Monday, October 7, 2013

Good Guy/Bad Guy: What's the Difference?

"You learn eventually that, while there are no villains, there are no heroes either. And until you make the final discovery that there are only human beings, who are therefore all the more fascinating, you are liable to miss something."   - Paul Gallico

When I was little, I used to watch the villains like Cruella de Vil from 101 Dalmatians or Ursula from The Little Mermaid. I would cringe as they bested the hero and then cheer when they were finally defeated and killed at the end. I was under the impression, as all children are, that villains are bad and the heroes are good. There was never any question; it was black and white. Right was right and wrong was wrong.

If you were to ask any writer what the fundamentals of storytelling are, they would most likely say that you have to have two things. You need someone who wants something and you need someone else standing in the way of that person's goals. Basically, you need a villain.

That's a simple enough concept. Without Ursula, The Little Mermaid would be nothing more than the everyday life of a mermaid. 101 Dalmatians without Cruella de Vil would be a family with a bunch of puppies. Pretty boring, right?

So yeah, stories need conflict. They need an antagonist. These are the basic principles of plot. However, something I find even more fascinating to ponder is this: who exactly said that Ursula was the bad guy? Who ever said that the tiger in The Jungle Book was evil?

By definition, an antagonist is a person that opposes the protagonist, the hero. This could mean that our protagonist, Jane, wants her father to drive her to the mall to get some shoes. Her father, however, refuses to take her. In this story, her father opposes Jane and her goal of going to the mall. Therefore he's the villain. But what if her father has a horrible migraine? What if he was recently in a tragic car accident and now fears driving?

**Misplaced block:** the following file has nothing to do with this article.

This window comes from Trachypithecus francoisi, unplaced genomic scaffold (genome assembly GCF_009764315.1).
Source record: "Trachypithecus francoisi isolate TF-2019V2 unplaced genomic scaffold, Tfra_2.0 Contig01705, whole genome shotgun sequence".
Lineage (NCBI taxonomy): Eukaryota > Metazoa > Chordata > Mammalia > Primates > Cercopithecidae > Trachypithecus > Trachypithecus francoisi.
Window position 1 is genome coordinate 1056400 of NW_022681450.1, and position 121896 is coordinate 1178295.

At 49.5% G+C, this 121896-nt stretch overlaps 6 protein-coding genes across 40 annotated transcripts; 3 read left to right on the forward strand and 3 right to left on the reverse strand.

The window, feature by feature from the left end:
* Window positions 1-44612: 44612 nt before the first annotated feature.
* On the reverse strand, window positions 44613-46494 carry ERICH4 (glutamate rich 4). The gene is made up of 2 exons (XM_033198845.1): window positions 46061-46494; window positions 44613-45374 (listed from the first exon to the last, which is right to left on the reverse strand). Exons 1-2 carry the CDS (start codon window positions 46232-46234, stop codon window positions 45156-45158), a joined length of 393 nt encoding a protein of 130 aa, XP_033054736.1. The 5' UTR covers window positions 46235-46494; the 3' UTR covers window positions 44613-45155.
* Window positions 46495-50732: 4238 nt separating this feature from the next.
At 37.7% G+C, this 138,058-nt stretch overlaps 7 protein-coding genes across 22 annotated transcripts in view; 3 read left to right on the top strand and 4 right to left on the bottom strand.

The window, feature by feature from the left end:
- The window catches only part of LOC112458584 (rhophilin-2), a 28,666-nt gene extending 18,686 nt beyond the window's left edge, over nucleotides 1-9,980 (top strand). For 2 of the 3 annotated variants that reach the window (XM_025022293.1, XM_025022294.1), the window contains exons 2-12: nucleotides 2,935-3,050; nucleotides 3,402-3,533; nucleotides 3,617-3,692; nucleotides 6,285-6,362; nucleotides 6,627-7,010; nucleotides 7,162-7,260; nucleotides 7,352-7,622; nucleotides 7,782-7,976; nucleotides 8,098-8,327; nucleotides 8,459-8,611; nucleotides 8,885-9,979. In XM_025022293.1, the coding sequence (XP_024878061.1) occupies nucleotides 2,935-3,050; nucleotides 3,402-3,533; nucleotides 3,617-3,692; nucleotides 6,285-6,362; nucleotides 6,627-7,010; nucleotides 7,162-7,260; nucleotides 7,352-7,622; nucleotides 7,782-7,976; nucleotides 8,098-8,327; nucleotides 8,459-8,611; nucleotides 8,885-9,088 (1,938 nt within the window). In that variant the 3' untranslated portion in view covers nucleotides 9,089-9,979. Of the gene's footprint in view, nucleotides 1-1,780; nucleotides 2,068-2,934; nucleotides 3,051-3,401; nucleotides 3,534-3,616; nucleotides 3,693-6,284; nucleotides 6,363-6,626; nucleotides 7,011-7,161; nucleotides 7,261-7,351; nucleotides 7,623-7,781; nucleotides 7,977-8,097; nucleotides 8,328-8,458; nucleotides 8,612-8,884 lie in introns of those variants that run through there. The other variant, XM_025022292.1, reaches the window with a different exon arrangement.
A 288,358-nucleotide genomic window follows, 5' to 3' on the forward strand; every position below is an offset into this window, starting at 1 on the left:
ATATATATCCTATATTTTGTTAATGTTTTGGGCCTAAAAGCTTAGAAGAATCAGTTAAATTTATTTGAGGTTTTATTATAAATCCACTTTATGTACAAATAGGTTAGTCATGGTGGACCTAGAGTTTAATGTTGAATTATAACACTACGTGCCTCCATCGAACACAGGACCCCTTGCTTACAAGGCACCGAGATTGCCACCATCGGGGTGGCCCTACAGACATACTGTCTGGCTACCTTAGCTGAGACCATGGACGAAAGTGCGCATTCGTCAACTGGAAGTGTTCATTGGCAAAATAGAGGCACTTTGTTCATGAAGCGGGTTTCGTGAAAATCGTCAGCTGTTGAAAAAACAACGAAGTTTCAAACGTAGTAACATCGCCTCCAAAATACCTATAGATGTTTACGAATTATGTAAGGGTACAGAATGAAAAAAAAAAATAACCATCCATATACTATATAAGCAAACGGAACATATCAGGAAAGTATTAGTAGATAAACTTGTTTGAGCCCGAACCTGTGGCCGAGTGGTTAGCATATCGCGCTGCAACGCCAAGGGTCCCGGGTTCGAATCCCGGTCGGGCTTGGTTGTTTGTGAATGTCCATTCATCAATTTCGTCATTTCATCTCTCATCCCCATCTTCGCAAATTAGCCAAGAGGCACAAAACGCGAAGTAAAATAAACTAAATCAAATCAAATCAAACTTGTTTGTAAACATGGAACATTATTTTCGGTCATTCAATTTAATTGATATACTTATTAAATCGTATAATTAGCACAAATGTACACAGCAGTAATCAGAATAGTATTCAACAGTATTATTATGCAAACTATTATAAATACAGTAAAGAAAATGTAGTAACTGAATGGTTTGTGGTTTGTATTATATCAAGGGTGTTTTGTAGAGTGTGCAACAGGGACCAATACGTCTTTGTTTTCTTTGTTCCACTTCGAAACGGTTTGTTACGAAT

If I were still under the same opinion as my five year old self, I would view the father as "evil."
He is, after all, the villain. But what makes the story interesting is that we have an understanding of the father's motives. We see where he's coming from.

Great writing, in my opinion, captures both sides of the story. We may not like the villian, we may not like like his or her actions, but we know the villain well enough to understand why he does what he does.

After all, a villain does not see himself as a villain. In the mind of Darth Vader, he has his own goals and objectives. If we were to tell the story in his point of view, Luke Skywalker would be his obstacle and, therefore, the villain.

As a writer, it's important to not be too quick to choose sides. You may be in love with your protagonist, but if you dismiss the view point of your antagonist, you lose the opportunity to fully explore the characters you are creating and your story misses out on the depth that it aspires to.

When you really start to think about it, we're all our own heroes, but we've also most likely played the villain in another person's story. And when you begin to slip into the shoes of your characters, or really anyone in life, you will be amazed at what you learn and the fascinating avenues you begin to uncover.